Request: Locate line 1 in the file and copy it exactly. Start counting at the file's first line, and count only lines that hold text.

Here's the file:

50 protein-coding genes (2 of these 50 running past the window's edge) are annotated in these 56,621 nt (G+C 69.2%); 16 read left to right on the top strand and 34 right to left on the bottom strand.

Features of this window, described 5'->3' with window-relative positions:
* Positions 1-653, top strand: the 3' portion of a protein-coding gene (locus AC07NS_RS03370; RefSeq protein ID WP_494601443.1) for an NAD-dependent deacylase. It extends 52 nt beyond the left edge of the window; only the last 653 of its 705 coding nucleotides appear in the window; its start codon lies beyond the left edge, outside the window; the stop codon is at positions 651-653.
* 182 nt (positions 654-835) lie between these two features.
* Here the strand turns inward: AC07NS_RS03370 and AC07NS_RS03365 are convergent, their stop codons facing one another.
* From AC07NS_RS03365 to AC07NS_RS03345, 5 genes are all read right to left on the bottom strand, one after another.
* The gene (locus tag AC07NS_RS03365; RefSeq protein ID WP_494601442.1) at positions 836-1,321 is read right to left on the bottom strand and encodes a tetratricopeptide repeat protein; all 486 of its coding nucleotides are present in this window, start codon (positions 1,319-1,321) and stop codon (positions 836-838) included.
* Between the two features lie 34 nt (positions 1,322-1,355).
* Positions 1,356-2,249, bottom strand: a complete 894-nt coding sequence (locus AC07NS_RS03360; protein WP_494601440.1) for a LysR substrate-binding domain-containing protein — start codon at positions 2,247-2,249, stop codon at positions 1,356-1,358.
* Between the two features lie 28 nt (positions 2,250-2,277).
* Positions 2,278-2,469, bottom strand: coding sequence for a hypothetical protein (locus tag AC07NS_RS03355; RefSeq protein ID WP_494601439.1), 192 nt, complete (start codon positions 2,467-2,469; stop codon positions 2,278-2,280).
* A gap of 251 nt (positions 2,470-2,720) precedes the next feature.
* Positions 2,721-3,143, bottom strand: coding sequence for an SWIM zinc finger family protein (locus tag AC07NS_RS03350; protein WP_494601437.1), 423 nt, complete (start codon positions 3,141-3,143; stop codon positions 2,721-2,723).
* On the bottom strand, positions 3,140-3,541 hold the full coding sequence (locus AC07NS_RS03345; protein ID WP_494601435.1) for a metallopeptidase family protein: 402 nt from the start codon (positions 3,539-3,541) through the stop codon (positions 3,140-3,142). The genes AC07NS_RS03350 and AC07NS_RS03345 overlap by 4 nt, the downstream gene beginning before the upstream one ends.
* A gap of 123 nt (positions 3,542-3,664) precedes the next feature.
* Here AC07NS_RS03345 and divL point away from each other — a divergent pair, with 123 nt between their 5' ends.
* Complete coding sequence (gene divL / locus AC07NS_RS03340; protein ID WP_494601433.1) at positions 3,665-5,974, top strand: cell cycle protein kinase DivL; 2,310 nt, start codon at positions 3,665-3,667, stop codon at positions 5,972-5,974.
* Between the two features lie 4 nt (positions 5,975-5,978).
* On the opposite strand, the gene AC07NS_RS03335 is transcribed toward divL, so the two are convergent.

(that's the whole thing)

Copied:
50 protein-coding genes (2 of these 50 running past the window's edge) are annotated in these 56,621 nt (G+C 69.2%); 16 read left to right on the top strand and 34 right to left on the bottom strand.